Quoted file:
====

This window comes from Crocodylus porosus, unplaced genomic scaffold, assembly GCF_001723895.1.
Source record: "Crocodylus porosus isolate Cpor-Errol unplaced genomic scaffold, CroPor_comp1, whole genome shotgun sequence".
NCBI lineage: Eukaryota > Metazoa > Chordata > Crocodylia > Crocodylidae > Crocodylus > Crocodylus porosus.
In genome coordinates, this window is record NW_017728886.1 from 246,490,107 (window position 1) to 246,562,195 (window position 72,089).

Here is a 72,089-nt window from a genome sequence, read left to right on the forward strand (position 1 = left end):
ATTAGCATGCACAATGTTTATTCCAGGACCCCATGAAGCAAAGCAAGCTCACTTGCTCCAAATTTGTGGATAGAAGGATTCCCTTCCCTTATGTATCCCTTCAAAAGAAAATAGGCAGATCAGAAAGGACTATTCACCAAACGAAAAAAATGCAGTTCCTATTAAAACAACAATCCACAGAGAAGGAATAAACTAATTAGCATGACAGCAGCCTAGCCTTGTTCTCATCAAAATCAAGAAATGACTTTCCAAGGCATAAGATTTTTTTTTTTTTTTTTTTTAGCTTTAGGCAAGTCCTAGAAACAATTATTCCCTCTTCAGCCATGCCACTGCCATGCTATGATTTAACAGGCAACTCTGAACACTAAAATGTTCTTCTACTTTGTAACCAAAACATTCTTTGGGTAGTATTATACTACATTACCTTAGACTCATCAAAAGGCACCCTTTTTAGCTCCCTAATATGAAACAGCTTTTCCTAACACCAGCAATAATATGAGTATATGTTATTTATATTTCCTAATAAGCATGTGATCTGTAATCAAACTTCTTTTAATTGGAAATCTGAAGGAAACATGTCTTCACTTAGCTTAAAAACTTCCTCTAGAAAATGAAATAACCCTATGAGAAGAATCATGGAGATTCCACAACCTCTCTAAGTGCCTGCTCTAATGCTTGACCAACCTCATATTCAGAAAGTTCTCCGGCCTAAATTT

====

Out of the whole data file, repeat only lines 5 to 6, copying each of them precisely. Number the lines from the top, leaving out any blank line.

Here is a 72,089-nt window from a genome sequence, read left to right on the forward strand (position 1 = left end):
ATTAGCATGCACAATGTTTATTCCAGGACCCCATGAAGCAAAGCAAGCTCACTTGCTCCAAATTTGTGGATAGAAGGATTCCCTTCCCTTATGTATCCCTTCAAAAGAAAATAGGCAGATCAGAAAGGACTATTCACCAAACGAAAAAAATGCAGTTCCTATTAAAACAACAATCCACAGAGAAGGAATAAACTAATTAGCATGACAGCAGCCTAGCCTTGTTCTCATCAAAATCAAGAAATGACTTTCCAAGGCATAAGATTTTTTTTTTTTTTTTTTTTAGCTTTAGGCAAGTCCTAGAAACAATTATTCCCTCTTCAGCCATGCCACTGCCATGCTATGATTTAACAGGCAACTCTGAACACTAAAATGTTCTTCTACTTTGTAACCAAAACATTCTTTGGGTAGTATTATACTACATTACCTTAGACTCATCAAAAGGCACCCTTTTTAGCTCCCTAATATGAAACAGCTTTTCCTAACACCAGCAATAATATGAGTATATGTTATTTATATTTCCTAATAAGCATGTGATCTGTAATCAAACTTCTTTTAATTGGAAATCTGAAGGAAACATGTCTTCACTTAGCTTAAAAACTTCCTCTAGAAAATGAAATAACCCTATGAGAAGAATCATGGAGATTCCACAACCTCTCTAAGTGCCTGCTCTAATGCTTGACCAACCTCATATTCAGAAAGTTCTCCGGCCTAAATTT